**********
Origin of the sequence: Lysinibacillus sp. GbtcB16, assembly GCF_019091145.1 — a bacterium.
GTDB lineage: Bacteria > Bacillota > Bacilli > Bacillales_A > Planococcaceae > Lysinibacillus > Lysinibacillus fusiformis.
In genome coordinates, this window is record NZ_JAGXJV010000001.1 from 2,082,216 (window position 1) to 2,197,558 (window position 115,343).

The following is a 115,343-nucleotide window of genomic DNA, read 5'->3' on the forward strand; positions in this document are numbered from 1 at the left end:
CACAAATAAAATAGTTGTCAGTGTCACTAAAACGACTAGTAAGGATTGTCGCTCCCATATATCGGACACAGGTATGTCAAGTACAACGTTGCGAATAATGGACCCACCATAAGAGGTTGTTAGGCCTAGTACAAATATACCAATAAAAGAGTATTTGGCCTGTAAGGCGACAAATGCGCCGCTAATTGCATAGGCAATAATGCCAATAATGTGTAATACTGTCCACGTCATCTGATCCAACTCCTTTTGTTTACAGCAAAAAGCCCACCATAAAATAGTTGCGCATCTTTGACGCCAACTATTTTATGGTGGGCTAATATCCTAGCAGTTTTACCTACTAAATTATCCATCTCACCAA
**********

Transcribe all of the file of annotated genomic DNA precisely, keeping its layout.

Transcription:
Origin of the sequence: Lysinibacillus sp. GbtcB16, assembly GCF_019091145.1 — a bacterium.
GTDB lineage: Bacteria > Bacillota > Bacilli > Bacillales_A > Planococcaceae > Lysinibacillus > Lysinibacillus fusiformis.
In genome coordinates, this window is record NZ_JAGXJV010000001.1 from 2,082,216 (window position 1) to 2,197,558 (window position 115,343).

The following is a 115,343-nucleotide window of genomic DNA, read 5'->3' on the forward strand; positions in this document are numbered from 1 at the left end:
CACAAATAAAATAGTTGTCAGTGTCACTAAAACGACTAGTAAGGATTGTCGCTCCCATATATCGGACACAGGTATGTCAAGTACAACGTTGCGAATAATGGACCCACCATAAGAGGTTGTTAGGCCTAGTACAAATATACCAATAAAAGAGTATTTGGCCTGTAAGGCGACAAATGCGCCGCTAATTGCATAGGCAATAATGCCAATAATGTGTAATACTGTCCACGTCATCTGATCCAACTCCTTTTGTTTACAGCAAAAAGCCCACCATAAAATAGTTGCGCATCTTTGACGCCAACTATTTTATGGTGGGCTAATATCCTAGCAGTTTTACCTACTAAATTATCCATCTCACCAA